Removing the TV from my life was harder than I expected. Not because I crave it, but because the people that control the fact 99% of homeowners own a TV make it really, really hard for you to give one up.
In my case, it’s Virgin Media.
I hate Richard Branson, I hate his company and I hate giving them my custom. So I was delighted to call them today and tell them I would no longer require their set top box. I didn’t anticipate the reaction, but what follows is further proof that the people in charge really want us to keep watching TV. Which in fact reminds me of the best quote from my anti-TV book. When TV first became popular, a government official said: ‘Well, we have to think of something to do with them when they’re not at work.’
We’re not lemmings! We’re not robots! Come on people, pick up your TV and throw it out the window! Take up a hobbie, learn a new skill – opps, sorry. Tangent. Smug Moron. But Virgin’s reaction reminded me how sinister the notion of television is and my soap box was gathering dust.
A highlight of any call to Virgin has to be the endless ‘press one’ lists before you finally get through to a real person. In India. Before I’d even got to that stage, an automated voice told me that, peril! Calamity! It looked as thought I hadn’t updated my smart card and I was in danger of losing channels. In danger? That’s a bit of a drastic choice of words.
OH MY GOD, MY BOAT IS SINKING, I’M IN DANGER.
MY HUSBAND IS TRYING TO KILL ME, I’M IN DANGER.
MY TELEVISION IS THREATENING TO CUT ME OFF, I’M IN DANGER.
Ridiculous. I ignored the message, because I was here to cancel my TV anyway. How very dangerous.
‘Option One,’ Virgin begins. ‘To add more channels to your account, press one.’
No, Virgin, I don’t want more channels. I want less. I want zero channels. Which button do I press for zero channels?
The automated voice bangs on. ‘Option Two,’ bla bla bla. Finally, in the dark recesses of the handset, the number no sane person would be waiting to press: ‘Option nine, to make a change to your account, press nine.’
'Hello, I will no longer be using my set top box. Would you like to come and collect it or shall I throw it away?’
‘If you throw it away we’ll charge you £250,’ came the curt reply. Well trained, Branson, well trained.
‘Alright mate, I’m only asking. I’d like to remove my TV package from my account please.’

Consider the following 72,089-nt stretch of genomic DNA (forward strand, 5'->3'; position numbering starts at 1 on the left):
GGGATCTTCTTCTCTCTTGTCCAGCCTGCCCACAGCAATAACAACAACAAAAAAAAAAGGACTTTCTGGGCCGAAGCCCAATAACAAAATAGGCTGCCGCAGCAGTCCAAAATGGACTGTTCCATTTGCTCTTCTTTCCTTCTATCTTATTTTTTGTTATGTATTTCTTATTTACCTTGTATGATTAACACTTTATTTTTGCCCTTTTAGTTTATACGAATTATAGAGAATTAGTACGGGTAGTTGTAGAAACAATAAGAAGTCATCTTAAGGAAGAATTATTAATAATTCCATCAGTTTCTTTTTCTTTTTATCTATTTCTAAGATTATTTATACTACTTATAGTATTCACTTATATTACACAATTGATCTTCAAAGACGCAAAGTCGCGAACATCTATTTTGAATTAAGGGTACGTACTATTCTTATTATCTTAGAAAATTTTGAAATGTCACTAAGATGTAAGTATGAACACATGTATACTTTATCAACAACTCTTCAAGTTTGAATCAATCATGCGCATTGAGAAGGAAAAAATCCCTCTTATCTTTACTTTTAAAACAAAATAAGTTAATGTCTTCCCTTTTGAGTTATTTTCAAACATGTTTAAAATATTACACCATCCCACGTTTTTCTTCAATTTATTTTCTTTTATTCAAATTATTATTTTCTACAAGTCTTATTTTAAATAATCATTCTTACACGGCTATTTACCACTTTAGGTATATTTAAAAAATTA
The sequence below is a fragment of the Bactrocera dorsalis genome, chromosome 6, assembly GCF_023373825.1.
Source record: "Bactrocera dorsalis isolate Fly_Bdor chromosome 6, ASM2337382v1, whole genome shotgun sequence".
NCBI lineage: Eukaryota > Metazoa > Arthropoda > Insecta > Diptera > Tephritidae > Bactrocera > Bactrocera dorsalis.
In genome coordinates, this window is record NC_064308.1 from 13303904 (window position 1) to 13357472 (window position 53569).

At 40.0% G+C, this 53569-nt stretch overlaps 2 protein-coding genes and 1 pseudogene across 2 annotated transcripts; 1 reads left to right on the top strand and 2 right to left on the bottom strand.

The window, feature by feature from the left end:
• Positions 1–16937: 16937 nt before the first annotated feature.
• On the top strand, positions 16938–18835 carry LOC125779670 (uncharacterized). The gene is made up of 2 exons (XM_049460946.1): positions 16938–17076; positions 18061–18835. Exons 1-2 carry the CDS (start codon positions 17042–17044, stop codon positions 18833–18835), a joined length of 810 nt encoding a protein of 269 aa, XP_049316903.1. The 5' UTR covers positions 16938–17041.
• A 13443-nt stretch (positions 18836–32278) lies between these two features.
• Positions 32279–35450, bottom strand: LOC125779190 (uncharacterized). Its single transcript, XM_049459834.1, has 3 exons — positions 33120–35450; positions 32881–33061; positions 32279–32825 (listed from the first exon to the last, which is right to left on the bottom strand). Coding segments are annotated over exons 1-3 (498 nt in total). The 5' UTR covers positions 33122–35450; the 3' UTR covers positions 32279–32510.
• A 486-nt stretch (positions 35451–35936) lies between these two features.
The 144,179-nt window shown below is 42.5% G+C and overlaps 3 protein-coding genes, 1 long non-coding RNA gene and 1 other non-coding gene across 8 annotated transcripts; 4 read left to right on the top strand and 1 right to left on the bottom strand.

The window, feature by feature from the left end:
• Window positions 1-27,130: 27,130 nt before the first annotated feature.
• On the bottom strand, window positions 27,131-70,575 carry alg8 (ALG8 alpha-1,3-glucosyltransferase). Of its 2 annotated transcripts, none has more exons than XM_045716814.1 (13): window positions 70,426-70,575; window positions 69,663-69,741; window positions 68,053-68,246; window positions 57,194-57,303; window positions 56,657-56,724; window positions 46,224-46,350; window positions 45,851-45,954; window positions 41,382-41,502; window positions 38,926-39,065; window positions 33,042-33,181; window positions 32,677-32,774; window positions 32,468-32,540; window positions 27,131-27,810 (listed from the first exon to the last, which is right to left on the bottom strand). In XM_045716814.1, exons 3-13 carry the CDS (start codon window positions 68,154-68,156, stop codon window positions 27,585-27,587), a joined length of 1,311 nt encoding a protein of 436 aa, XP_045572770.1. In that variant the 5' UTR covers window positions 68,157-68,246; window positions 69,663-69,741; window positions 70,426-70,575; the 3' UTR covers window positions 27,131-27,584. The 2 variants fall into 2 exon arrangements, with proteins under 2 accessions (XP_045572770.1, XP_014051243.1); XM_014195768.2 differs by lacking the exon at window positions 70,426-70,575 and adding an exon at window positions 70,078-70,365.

'TV is evil.'
'What do you mean by that?' he asks, unamused.
I explain and request for someone to pick up the box. He begs me to ‘stash’ it in a cupboard somewhere, because it’s likely I’ll change my mind in a few months.
Complete stranger, telling me it’s likely I’ll change my mind.
'I won't. Can you arrange for someone to pick it up please?'
'Are you sure you don’t want to keep it in a cupboard, just in case?'
'Please hold while I put you through to an advisor.'
Brilliant. Isn’t this a marvelous system? I’m having so much fun. I could do this all day, just listen to the Virgin music and get passed from pillar to post, being told what I feel and why I need to keep my TV. I haven’t had this much fun since I called the TV license company and told them to cancel my direct debit.
Yes, I had to call them, because nowhere on their website is there an option for canceling your license. Sinister, no?
When I finally got through to them, I was told that in no uncertain terms, if I was lying about no longer having a TV, I would be fined. And that an officer may call round at any time to check up on me. I would be charged £1000 if I was found to be using my TV.
Crumbs. Thank god I replaced it with losing scratch cards, so the officer won’t have anything to complain about.
However, if he’s bored while he’s inspecting my property and looking for potential televisions I may have hidden in the fridge, perhaps I’ll give him Virgin’s number – always a good way to wile away your afternoon.